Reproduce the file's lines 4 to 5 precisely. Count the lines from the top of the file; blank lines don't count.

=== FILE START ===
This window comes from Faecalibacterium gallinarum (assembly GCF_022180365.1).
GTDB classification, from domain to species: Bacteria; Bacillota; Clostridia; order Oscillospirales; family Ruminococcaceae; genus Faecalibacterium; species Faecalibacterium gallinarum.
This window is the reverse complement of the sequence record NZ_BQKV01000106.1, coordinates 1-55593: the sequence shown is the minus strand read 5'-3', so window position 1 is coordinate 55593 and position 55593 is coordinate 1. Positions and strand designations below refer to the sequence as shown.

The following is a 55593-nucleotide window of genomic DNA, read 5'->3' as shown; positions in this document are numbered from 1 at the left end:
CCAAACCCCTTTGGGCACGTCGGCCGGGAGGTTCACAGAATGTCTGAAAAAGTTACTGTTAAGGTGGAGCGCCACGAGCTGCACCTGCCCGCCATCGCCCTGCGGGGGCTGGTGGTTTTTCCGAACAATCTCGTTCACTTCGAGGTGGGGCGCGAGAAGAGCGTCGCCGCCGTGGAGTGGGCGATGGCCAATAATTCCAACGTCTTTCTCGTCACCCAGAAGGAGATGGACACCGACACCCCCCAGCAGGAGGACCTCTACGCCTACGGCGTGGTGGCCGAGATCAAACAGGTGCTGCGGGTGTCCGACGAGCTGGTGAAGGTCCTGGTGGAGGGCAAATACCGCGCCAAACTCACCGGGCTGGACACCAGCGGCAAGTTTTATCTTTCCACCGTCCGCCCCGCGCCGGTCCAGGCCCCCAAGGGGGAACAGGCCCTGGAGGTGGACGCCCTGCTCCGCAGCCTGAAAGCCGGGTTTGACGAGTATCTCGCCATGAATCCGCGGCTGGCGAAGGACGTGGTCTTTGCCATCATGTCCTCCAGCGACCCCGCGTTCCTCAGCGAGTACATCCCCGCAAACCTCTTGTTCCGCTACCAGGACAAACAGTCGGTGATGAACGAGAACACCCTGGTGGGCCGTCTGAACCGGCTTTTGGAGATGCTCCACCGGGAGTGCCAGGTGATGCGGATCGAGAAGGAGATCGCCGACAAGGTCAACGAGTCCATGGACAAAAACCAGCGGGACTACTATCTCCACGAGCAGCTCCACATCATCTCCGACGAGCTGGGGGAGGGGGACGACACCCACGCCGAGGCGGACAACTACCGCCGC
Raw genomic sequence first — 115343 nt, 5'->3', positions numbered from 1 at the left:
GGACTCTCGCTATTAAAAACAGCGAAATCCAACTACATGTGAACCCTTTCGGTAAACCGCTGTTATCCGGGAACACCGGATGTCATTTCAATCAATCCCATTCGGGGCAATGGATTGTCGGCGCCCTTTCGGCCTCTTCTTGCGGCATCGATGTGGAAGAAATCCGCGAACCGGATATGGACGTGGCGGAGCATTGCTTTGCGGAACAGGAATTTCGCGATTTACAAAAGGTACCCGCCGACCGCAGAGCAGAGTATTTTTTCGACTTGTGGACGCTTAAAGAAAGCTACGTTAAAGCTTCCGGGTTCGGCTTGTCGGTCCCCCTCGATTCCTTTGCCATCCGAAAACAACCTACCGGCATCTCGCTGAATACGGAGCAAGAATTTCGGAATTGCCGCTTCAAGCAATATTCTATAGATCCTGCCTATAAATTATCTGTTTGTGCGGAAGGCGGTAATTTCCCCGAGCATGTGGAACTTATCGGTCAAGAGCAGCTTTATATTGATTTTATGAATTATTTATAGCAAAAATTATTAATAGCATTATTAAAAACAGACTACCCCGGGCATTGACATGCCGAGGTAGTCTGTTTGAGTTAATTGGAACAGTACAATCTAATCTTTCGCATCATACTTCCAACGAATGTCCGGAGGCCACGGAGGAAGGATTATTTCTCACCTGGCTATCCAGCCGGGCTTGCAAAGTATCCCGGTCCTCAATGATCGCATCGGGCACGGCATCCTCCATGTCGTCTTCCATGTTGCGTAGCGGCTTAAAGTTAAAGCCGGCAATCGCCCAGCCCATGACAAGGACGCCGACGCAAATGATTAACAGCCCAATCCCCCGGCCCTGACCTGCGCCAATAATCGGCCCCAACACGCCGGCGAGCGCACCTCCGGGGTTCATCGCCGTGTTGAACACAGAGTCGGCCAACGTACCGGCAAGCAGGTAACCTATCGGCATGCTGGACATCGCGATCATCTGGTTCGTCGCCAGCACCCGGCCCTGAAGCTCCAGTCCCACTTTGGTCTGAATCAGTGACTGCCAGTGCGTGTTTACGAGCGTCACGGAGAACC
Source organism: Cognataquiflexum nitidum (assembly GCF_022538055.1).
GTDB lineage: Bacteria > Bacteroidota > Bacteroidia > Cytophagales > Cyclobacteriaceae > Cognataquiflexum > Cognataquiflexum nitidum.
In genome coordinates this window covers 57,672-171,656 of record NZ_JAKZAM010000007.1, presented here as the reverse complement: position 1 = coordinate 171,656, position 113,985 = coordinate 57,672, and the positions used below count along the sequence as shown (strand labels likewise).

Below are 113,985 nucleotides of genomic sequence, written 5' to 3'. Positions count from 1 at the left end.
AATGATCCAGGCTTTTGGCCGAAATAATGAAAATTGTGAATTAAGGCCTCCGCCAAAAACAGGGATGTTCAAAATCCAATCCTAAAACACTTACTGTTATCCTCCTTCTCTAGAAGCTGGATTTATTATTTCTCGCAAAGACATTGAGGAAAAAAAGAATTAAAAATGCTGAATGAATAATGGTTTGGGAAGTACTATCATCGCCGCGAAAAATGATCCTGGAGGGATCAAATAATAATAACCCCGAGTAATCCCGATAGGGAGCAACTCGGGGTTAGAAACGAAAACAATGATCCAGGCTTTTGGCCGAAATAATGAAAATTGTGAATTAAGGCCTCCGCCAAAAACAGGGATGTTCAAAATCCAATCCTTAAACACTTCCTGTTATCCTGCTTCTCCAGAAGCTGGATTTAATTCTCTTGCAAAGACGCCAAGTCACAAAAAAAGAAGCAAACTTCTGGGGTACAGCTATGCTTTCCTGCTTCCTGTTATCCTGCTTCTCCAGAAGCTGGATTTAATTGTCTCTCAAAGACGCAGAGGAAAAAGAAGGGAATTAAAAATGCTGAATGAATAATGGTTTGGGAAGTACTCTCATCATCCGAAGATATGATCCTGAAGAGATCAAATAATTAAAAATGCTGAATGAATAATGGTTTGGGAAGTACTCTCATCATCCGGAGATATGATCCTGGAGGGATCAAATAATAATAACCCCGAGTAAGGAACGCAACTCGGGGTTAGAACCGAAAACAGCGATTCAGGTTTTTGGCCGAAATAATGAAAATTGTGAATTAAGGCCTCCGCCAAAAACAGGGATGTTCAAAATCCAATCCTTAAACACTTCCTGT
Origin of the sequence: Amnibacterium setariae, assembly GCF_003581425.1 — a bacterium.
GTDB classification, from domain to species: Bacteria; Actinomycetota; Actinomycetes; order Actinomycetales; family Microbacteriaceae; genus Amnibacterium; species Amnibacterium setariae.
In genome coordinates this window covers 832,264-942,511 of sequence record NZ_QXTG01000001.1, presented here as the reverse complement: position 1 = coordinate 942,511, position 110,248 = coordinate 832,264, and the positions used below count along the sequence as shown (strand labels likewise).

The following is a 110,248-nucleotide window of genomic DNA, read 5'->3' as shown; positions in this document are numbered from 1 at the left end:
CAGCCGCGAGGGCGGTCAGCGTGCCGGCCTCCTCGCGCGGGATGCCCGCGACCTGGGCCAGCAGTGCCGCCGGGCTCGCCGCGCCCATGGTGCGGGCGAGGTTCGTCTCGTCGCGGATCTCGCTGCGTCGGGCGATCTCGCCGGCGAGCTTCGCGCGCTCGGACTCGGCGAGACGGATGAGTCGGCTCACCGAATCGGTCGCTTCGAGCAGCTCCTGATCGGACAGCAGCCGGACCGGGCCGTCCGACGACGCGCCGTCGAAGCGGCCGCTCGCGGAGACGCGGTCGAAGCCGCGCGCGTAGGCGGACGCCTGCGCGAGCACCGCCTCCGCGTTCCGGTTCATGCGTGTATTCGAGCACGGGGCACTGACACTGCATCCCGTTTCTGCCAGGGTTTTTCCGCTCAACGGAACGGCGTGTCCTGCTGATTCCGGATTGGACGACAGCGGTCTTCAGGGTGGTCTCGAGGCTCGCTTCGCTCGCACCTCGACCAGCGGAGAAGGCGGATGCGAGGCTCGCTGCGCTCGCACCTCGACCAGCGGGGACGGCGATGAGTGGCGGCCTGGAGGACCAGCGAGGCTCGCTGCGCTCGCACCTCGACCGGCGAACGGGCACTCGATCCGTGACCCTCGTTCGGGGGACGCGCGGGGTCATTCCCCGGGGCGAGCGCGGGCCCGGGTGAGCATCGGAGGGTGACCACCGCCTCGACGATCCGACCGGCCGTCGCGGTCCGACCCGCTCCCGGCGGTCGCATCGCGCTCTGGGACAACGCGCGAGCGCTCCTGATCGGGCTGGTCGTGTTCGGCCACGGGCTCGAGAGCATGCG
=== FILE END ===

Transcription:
The following is a 55593-nucleotide window of genomic DNA, read 5'->3' as shown; positions in this document are numbered from 1 at the left end:
CCAAACCCCTTTGGGCACGTCGGCCGGGAGGTTCACAGAATGTCTGAAAAAGTTACTGTTAAGGTGGAGCGCCACGAGCTGCACCTGCCCGCCATCGCCCTGCGGGGGCTGGTGGTTTTTCCGAACAATCTCGTTCACTTCGAGGTGGGGCGCGAGAAGAGCGTCGCCGCCGTGGAGTGGGCGATGGCCAATAATTCCAACGTCTTTCTCGTCACCCAGAAGGAGATGGACACCGACACCCCCCAGCAGGAGGACCTCTACGCCTACGGCGTGGTGGCCGAGATCAAACAGGTGCTGCGGGTGTCCGACGAGCTGGTGAAGGTCCTGGTGGAGGGCAAATACCGCGCCAAACTCACCGGGCTGGACACCAGCGGCAAGTTTTATCTTTCCACCGTCCGCCCCGCGCCGGTCCAGGCCCCCAAGGGGGAACAGGCCCTGGAGGTGGACGCCCTGCTCCGCAGCCTGAAAGCCGGGTTTGACGAGTATCTCGCCATGAATCCGCGGCTGGCGAAGGACGTGGTCTTTGCCATCATGTCCTCCAGCGACCCCGCGTTCCTCAGCGAGTACATCCCCGCAAACCTCTTGTTCCGCTACCAGGACAAACAGTCGGTGATGAACGAGAACACCCTGGTGGGCCGTCTGAACCGGCTTTTGGAGATGCTCCACCGGGAGTGCCAGGTGATGCGGATCGAGAAGGAGATCGCCGACAAGGTCAACGAGTCCATGGACAAAAACCAGCGGGACTACTATCTCCACGAGCAGCTCCACATCATCTCCGACGAGCTGGGGGAGGGGGACGACACCCACGCCGAGGCGGACAACTACCGCCGC